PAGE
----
Trump’s Mideast ‘Deal’: Four questions on who gets what

Why We Wrote This

President Trump came into office promising to succeed where so many had failed in formulating a plan for peace between Israelis and Palestinians. After three years, we get a look at his vision.

Susan Walsh/AP
President Donald Trump looks over to Israeli Prime Minister Benjamin Netanyahu during an event at the White House, Jan. 28, 2020, to announce his much-anticipated plan to resolve the Israeli-Palestinian conflict.

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Israeli Prime Minister Benjamin Netanyahu was there. Palestinian President Mahmoud Abbas was not. As President Donald Trump unveiled his long-awaited “Deal of the Century” Middle East peace plan, hailing it as a “win-win opportunity,” the optics alone were a problem.

President Trump’s vision for peace tips heavily to the side of Israel’s historic negotiating positions regarding borders, Jerusalem, Jewish settlements, Palestinian refugees, and limits on the sovereignty of a Palestinian state. Mr. Netanyahu declared the plan a “historic recognition” of Israeli sovereignty over portions of the West Bank “vital” to its security and central to Jewish heritage.

Saying he has “done a lot” for Israel, Mr. Trump said he is obliged to do the same for the Palestinians or “it just wouldn’t be fair.” Yet his plan makes Palestinian statehood contingent on a list of prerequisites, including the disarming of Hamas in the Gaza Strip and changes in Palestinian textbooks. Mr. Abbas responded to President Trump by saying “your conspiracy plan won’t pass.”

The plan has triggered momentum in Mr. Netanyahu’s government to immediately annex portions of the West Bank. For specific provisions of the plan, which faces legal and political hurdles, please read the full version of this story.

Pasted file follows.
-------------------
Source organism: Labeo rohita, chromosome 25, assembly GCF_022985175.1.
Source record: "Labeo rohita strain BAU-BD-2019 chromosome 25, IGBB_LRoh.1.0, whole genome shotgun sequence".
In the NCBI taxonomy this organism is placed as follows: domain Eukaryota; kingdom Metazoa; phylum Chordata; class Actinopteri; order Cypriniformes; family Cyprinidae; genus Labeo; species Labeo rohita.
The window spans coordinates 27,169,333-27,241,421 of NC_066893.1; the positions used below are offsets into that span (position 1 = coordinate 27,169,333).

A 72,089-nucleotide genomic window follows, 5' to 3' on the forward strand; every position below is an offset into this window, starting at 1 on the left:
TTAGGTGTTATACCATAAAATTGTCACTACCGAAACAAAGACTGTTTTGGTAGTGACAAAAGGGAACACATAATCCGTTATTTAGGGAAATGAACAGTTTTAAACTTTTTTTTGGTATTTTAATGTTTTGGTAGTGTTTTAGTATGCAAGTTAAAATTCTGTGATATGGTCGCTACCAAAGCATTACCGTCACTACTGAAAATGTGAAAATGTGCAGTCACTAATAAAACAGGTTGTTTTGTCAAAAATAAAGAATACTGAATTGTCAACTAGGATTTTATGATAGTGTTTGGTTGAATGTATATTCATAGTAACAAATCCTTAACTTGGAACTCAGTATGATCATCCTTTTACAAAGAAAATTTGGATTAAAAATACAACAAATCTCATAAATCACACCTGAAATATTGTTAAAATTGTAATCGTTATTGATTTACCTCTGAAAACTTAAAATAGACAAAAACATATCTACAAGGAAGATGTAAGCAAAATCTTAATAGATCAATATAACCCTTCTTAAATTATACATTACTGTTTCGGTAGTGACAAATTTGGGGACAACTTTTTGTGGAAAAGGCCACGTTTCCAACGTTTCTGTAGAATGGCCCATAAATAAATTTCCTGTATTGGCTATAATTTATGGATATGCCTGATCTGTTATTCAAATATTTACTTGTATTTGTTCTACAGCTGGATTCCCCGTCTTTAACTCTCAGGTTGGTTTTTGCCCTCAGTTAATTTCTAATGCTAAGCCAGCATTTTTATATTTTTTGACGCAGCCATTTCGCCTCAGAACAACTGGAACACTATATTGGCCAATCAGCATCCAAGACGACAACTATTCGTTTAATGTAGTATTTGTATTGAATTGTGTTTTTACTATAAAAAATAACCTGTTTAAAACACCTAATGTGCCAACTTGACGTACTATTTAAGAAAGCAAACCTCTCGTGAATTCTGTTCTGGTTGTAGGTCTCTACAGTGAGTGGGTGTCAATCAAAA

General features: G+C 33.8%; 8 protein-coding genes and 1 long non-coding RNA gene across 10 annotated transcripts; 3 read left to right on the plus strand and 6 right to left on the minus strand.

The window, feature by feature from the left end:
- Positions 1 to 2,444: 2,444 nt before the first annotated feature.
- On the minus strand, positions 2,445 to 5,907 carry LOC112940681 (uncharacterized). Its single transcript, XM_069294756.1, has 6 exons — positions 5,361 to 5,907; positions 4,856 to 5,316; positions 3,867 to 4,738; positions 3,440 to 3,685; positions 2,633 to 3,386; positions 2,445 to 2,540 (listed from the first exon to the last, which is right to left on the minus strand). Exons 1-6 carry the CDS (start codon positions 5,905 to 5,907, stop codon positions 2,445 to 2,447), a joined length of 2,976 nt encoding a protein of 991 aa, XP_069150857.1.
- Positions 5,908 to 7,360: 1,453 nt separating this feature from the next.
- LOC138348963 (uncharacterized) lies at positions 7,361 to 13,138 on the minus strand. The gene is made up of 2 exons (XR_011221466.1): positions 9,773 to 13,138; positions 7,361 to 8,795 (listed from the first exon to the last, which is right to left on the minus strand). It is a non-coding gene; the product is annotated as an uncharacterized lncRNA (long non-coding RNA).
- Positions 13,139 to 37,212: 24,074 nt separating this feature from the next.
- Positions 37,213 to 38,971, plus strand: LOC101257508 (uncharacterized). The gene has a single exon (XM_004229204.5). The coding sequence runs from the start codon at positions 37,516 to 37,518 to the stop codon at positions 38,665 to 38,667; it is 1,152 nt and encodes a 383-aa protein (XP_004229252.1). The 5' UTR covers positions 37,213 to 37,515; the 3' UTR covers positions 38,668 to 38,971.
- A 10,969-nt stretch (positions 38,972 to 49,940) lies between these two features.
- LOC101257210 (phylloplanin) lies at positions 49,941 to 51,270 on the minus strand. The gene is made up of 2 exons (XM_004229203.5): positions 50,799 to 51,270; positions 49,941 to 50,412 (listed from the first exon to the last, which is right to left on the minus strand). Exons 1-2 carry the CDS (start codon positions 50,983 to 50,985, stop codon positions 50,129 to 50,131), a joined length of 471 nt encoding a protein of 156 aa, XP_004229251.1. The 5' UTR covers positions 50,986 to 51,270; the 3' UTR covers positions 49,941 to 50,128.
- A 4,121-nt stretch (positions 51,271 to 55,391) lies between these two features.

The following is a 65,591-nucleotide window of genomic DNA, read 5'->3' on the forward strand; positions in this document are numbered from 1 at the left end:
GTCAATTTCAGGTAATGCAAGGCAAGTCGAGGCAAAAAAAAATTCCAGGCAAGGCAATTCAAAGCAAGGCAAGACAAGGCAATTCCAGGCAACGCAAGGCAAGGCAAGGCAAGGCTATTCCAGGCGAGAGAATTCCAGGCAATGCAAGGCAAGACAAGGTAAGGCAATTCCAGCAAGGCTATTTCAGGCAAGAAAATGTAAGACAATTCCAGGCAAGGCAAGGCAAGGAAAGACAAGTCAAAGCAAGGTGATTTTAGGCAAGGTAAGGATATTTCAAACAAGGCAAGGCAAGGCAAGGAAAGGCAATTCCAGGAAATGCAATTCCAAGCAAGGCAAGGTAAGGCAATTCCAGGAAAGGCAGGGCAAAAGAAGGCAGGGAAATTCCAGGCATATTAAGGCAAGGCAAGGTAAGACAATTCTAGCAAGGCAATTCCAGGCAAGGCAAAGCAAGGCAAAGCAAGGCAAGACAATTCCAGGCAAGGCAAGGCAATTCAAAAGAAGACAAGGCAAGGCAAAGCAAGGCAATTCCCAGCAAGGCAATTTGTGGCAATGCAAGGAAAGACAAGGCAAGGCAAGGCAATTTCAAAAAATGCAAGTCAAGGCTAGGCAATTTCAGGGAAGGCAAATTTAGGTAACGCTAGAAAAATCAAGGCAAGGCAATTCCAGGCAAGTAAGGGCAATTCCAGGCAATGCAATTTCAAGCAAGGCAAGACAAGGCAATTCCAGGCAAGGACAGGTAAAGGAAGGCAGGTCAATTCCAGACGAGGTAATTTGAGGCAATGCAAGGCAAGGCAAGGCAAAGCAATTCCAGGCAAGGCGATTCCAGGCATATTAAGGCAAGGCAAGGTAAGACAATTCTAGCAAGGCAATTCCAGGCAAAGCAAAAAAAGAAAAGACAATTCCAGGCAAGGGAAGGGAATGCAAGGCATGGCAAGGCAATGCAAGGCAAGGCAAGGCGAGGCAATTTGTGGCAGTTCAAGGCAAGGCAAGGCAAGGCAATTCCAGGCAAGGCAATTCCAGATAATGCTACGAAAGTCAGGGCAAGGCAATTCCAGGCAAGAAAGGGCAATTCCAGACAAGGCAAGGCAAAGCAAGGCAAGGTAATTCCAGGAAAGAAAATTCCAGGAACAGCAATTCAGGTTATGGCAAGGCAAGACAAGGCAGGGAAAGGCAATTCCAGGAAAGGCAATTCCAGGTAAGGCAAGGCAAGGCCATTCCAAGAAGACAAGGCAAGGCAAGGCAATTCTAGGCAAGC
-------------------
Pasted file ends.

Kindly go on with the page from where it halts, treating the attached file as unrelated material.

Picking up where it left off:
When President Donald Trump unveiled his Israeli-Palestinian peace plan Tuesday, a two-state initiative that was three years in the making, he hailed it as a “win-win opportunity” that will ensure prosperity and a brighter future for the region.

But the optics of the event – with Israel’s leader present and his Palestinian counterpart absent – and the plan’s provisions suggest it faces significant political and legal hurdles.

Mr. Trump’s vision for peace tips heavily to the side of Israel’s historic negotiating positions regarding borders, Jerusalem, Jewish settlements, Palestinian refugees, and limits on the sovereignty of a Palestinian state.

Saying he has “done a lot” for Israel, Mr. Trump said he is obliged to do the same for the Palestinians or “it just wouldn’t be fair.” Yet his plan makes Palestinian statehood contingent on a substantial list of prerequisites, including the disarming of Hamas and other armed groups in the Gaza Strip.

Israeli Prime Minister Benjamin Netanyahu declared the plan a “historic recognition” of Israeli sovereignty over portions of the West Bank “vital” to its security and central to Jewish heritage.